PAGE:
UNITED STATES COURT OF APPEALS FOR THE DISTRICT OF COLUMBIA CIRCUIT
Washington and Danaher, Circuit Judges, and Bastian, Senior Circuit Judge. Washington, Circuit Judge (concurring).
DECISION OF THE COURT DELIVERED BY THE HONORABLE JUDGE DANAHER
Whether the appellant's motion of February 12, 1964 be treated as a motion to vacate sentence pursuant to 28 U.S.C. § 1651(a) (1965), as he called it, or a motion for relief pursuant to 28 U.S.C. § 2255 (1965), the record shows that no evidentiary hearing had been held in the District Court. Leave to appeal was there denied, but on petition filed here leave to prosecute the appeal was granted.
Appellant had been convicted of robbery in Criminal No. 848-54 and on November 24, 1954 had been sentenced to imprisonment for 5 to 15 years; in Criminal No. 847-54, appellant had been convicted of housebreaking and larceny and on December 7, 1954 had been sentenced to imprisonment for 5 to 15 years on the first count and to imprisonment for a year on the second count, the sentences on this conviction to run concurrently, but both sentences to be served consecutively to the sentence in Criminal No. 848-54; and in Criminal No. 846-54, following his plea of guilty to a second count charging grand larceny, appellant had been sentenced on January 7, 1955 to a term of imprisonment of 3 to 10 years, to run concurrently with the sentence in Criminal No. 848-54. No appeal had been taken from any of these convictions. At all times pertinent, the appellant had been represented by counsel.
Commencing in 1962, appellant filed a series of pleadings in the District Court, in each of which he had sought on various grounds to attack his convictions and the consequent sentences. Respecting his first motion of April 3, 1962, after the District Court had refused relief, this court denied leave to appeal in forma pauperis, and cert. was denied, Thomas v. United States, 371 U.S. 963, 83 S. Ct. 546, 9 L. Ed. 2d 511 (1963). Yet other collateral attacks on his convictions successively had been denied until we reach the instant case, the fifth in the series, and the fourth which had charged that confessions had been elicited from him through duress and coercion. We have not been shown that the Government at any time had filed an opposition.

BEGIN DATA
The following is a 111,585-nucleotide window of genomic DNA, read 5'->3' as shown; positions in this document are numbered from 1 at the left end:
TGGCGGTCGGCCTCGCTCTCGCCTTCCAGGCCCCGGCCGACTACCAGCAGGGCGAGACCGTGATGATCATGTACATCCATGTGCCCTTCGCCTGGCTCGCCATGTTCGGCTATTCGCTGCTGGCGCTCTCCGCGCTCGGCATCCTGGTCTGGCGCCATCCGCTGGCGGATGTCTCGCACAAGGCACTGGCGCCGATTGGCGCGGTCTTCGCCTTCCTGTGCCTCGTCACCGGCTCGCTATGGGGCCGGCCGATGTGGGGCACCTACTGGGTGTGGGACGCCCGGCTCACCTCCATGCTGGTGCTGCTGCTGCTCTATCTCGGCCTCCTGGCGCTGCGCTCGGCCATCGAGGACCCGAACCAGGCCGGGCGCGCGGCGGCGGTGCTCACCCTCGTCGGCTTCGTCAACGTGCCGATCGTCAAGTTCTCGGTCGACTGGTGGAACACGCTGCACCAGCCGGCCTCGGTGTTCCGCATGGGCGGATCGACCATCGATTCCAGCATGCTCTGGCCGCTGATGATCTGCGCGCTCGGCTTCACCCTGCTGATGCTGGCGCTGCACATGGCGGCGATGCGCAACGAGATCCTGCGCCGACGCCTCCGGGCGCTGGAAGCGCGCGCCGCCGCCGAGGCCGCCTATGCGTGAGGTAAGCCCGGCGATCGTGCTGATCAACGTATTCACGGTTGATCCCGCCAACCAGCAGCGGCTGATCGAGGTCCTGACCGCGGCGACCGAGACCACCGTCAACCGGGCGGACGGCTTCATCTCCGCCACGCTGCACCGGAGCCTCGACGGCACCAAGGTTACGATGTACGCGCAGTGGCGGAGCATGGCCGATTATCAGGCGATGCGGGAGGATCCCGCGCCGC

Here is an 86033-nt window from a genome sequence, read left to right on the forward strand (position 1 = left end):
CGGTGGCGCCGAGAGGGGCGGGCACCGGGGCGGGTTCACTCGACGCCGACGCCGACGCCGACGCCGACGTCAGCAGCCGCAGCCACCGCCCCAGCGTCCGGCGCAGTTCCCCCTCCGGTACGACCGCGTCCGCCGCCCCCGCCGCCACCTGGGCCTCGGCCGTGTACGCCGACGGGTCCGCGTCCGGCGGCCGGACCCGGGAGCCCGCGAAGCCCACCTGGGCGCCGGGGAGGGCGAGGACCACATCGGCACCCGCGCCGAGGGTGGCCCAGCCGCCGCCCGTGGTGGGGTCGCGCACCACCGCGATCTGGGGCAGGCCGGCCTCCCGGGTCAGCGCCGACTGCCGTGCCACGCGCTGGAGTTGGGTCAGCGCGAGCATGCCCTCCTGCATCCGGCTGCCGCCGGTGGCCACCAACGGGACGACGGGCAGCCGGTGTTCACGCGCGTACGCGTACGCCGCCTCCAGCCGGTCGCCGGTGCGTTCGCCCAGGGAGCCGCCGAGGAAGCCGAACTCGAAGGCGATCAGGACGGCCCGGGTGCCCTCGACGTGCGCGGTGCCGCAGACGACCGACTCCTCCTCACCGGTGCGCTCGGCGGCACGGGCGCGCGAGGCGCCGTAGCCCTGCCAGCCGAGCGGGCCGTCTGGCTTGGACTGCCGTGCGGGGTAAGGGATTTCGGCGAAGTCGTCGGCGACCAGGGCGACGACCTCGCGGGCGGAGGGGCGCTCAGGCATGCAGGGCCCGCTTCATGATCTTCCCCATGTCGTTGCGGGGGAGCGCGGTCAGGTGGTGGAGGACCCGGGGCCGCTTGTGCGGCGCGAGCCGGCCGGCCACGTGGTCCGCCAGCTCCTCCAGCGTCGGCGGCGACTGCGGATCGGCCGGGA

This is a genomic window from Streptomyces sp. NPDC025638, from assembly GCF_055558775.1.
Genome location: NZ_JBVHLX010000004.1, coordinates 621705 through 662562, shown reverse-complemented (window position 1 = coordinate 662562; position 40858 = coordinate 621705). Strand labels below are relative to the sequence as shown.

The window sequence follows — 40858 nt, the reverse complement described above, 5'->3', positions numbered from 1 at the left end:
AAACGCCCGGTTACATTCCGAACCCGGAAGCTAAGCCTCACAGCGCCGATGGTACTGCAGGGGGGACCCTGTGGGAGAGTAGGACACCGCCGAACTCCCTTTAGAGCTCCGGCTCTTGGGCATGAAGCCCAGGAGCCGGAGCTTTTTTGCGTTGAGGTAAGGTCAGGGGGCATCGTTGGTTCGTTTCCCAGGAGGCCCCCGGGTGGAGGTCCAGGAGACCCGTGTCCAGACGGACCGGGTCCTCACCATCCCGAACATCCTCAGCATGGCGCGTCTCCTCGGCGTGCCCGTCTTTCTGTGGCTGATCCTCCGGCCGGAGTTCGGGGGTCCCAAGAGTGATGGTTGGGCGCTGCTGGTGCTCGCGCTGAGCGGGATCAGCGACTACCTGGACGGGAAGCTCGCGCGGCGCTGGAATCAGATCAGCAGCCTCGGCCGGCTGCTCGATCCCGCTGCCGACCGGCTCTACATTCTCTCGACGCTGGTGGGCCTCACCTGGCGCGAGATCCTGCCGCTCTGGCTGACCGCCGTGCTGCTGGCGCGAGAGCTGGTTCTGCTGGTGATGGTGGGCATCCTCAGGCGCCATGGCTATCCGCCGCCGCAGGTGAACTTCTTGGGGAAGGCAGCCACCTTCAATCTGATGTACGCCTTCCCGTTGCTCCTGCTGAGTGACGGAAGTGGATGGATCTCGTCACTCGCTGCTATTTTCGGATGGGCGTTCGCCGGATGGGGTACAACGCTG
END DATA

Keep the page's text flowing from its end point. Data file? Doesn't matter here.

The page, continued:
It is true, as the Government has contended, that federal courts are not required "to tolerate needless piecemeal litigation, or to entertain collateral proceedings whose only purpose is to vex, harass, or delay." Sanders v. United States, 373 U.S. 1, 18, 83 S. Ct. 1068, 1078, 10 L. Ed. 2d 148 (1963). But the Supreme Court also emphasized with respect to second or successive applications for relief, that the prisoner is not to be denied an evidentiary hearing unless it shall appear that the application is conclusively without merit "on the basis of the application, files, and records of the case alone . . .." 373 U.S. at 15, 83 S. Ct. at 1077. The discussion which follows on pages 15, 16 and 17 of the Court's opinion, 83 S. Ct. on pages 1077, 1078, provides explication pertinent to our problem here.
Of course the Court recognized that a "successive" application might in some circumstances constitute an abuse of remedy as to which "the Government has the burden of pleading." 373 U.S. at 17, 83 S. Ct. at 1078.
Granted that in this fifth application for relief the appellant as in previous motions had asserted that his confession was coerced, his claim when earlier presented had never been adjudicated on the merits.
We had earlier thought that disposition of this case might be controlled by Hodges v. United States, 108 U.S.App.D.C. 375, 282 F.2d 858 (en banc, 1960), cert. dismissed as improvidently granted, 368 U.S. 139, 82 S. Ct. 235, 7 L. Ed. 2d 184 (1961), and see cases cited in Fay v. Noia, 372 U.S. 391, 474, 83 S. Ct. 822, 9 L. Ed. 2d 837 (1963) (dissenting opinion).
We are now satisfied, however, that Sanders v. United States (supra) must control. Within the standards there laid down, an evidentiary hearing must be afforded on the issues tendered by the appellant's motion of February 12, 1964.